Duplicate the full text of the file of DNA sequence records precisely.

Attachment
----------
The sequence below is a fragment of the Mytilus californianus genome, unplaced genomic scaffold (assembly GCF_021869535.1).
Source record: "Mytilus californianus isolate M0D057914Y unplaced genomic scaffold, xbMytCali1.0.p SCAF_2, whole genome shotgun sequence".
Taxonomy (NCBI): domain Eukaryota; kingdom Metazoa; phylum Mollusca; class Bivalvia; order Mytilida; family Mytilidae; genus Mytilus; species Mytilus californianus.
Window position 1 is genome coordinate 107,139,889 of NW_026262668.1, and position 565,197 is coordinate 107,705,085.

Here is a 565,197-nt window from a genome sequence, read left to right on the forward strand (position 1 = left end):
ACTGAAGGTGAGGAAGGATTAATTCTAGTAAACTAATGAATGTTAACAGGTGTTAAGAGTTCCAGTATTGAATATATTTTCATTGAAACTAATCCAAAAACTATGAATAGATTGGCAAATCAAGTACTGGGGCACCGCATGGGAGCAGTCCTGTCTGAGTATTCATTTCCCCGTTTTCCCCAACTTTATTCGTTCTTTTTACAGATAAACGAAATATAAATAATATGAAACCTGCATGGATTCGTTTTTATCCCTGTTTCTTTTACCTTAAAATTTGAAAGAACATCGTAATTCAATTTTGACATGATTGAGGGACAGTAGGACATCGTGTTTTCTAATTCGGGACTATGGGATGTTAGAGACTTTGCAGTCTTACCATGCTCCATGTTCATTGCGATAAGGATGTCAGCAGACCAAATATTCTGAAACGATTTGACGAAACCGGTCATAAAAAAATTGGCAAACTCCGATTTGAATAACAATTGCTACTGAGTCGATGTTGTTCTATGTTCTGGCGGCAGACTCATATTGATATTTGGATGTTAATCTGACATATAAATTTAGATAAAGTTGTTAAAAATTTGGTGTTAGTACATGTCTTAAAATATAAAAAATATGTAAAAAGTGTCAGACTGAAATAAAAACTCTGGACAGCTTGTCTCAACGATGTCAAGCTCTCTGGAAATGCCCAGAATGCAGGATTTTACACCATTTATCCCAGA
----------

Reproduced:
The sequence below is a fragment of the Mytilus californianus genome, unplaced genomic scaffold (assembly GCF_021869535.1).
Source record: "Mytilus californianus isolate M0D057914Y unplaced genomic scaffold, xbMytCali1.0.p SCAF_2, whole genome shotgun sequence".
Taxonomy (NCBI): domain Eukaryota; kingdom Metazoa; phylum Mollusca; class Bivalvia; order Mytilida; family Mytilidae; genus Mytilus; species Mytilus californianus.
Window position 1 is genome coordinate 107,139,889 of NW_026262668.1, and position 565,197 is coordinate 107,705,085.

Here is a 565,197-nt window from a genome sequence, read left to right on the forward strand (position 1 = left end):
ACTGAAGGTGAGGAAGGATTAATTCTAGTAAACTAATGAATGTTAACAGGTGTTAAGAGTTCCAGTATTGAATATATTTTCATTGAAACTAATCCAAAAACTATGAATAGATTGGCAAATCAAGTACTGGGGCACCGCATGGGAGCAGTCCTGTCTGAGTATTCATTTCCCCGTTTTCCCCAACTTTATTCGTTCTTTTTACAGATAAACGAAATATAAATAATATGAAACCTGCATGGATTCGTTTTTATCCCTGTTTCTTTTACCTTAAAATTTGAAAGAACATCGTAATTCAATTTTGACATGATTGAGGGACAGTAGGACATCGTGTTTTCTAATTCGGGACTATGGGATGTTAGAGACTTTGCAGTCTTACCATGCTCCATGTTCATTGCGATAAGGATGTCAGCAGACCAAATATTCTGAAACGATTTGACGAAACCGGTCATAAAAAAATTGGCAAACTCCGATTTGAATAACAATTGCTACTGAGTCGATGTTGTTCTATGTTCTGGCGGCAGACTCATATTGATATTTGGATGTTAATCTGACATATAAATTTAGATAAAGTTGTTAAAAATTTGGTGTTAGTACATGTCTTAAAATATAAAAAATATGTAAAAAGTGTCAGACTGAAATAAAAACTCTGGACAGCTTGTCTCAACGATGTCAAGCTCTCTGGAAATGCCCAGAATGCAGGATTTTACACCATTTATCCCAGA